Fallen crypto-billionaire Sam Bankman-Fried has complained to lawyers that he can’t concentrate on organising his defence on a prison diet of bread, water and sometimes peanut butter.
The FTX founder, who is fighting multiple charges of conspiracy and wire fraud, complained through lawyers he is still regularly served a “flesh diet” in prison despite being a vegan.
Bankman-Fried was extradited from the Bahamas to the US in December after prosecutors said he stole billions of dollars in FTX customer deposits, spending tens of millions on his businesses, speculative venture investments, charitable donations and on illegal campaign contributions aimed at influencing cryptocurrency regulation in Washington.
The 31-year-old Californian was, on Tuesday, making his first court appearance since his $250 million bail limiting him to his parent’s house was revoked 10 days ago.
He shuffled into the courtroom with his legs shackled after a judge found he had repeatedly tried to influence witnesses against him whilst on bail at his Pato Alto family home.
Magistrate Judge Sarah Netburn, presiding over Tuesday’s hearing, told Bankman-Fried’s attorneys that she would not overrule rulings about access to computers, but that she would see if she could get the Metropolitan Detention Center in Brooklyn to provide medications and a diet more closely aligned to the defendant’s vegan preferences.
Attorney Mark Cohen told that Bathe magistrate Bankman-Fried hadn’t received medication that was necessary for him to focus since he was sent to jail on August 12.
He said his client continued to be served a “flesh diet,” leaving him to rely solely on bread, water and sometimes peanut butter.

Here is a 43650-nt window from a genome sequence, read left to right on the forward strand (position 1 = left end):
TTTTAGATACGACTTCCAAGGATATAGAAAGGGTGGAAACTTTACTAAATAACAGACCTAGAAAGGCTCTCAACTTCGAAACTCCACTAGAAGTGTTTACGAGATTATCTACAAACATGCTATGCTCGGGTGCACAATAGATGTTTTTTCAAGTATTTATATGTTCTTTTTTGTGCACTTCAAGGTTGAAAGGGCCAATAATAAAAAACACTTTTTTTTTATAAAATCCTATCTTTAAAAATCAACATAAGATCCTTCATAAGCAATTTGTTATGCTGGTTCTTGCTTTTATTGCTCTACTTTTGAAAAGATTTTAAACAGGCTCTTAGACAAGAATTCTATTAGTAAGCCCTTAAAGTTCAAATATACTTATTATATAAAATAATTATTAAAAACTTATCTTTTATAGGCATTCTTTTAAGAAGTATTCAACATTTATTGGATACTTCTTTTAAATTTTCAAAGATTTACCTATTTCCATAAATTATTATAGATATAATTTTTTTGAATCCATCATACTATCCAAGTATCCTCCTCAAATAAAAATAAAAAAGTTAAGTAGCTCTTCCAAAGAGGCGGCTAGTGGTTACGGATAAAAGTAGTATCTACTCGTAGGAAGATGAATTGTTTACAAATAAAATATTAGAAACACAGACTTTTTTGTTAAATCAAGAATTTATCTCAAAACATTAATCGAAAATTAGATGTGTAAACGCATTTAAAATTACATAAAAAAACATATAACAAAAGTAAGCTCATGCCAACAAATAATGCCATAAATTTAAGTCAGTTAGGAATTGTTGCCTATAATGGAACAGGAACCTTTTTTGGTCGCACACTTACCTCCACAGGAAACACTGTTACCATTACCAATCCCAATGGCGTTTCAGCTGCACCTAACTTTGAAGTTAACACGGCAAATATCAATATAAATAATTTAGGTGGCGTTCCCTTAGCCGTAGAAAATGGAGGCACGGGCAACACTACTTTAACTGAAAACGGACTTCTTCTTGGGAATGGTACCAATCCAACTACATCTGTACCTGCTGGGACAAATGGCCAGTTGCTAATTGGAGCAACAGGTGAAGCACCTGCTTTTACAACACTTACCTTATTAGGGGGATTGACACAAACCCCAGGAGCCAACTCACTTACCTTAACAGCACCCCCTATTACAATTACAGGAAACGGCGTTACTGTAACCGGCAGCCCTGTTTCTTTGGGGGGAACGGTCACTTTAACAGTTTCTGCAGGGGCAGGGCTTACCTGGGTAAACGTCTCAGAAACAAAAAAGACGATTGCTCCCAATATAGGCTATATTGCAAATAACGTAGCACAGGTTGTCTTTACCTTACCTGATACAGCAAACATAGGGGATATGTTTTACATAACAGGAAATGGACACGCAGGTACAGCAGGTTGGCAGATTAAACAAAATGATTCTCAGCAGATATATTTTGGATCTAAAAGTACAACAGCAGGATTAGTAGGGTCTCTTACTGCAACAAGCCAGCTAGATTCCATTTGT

“Your Honour, that’s outrageous and needs to be remedied”.
Another defence attorney, Christian Everdell, told Netburn that Bankman-Fried was being denied the right to adequately prepare for trial because he was only allowed to review millions of pages of evidence two days a week.
“There is no way for him to effectively prepare for his defence,” Everdell said.
Before his bail was revoked, Bankman-Fried had been permitted to live with his parents under strict rules limiting his access to electronic devices.
Judge Lewis A. Kaplan ordered him jailed after concluding that there was probable cause to believe he had committed the federal crime of attempted witness tampering.
He cited an attempt by Bankman-Fried to communicate with the FTX general counsel in January and his disclosure several week ago to a journalist of some private writings by Caroline Ellison, his former girlfriend and the ex-CEO of Alameda Research, a cryptocurrency trading hedge fund that was one of his businesses.
The judge said the writings were kinds of things that a former romantic partner was unlikely to share with anyone “except to hurt, discredit, and frighten the subject of the material”.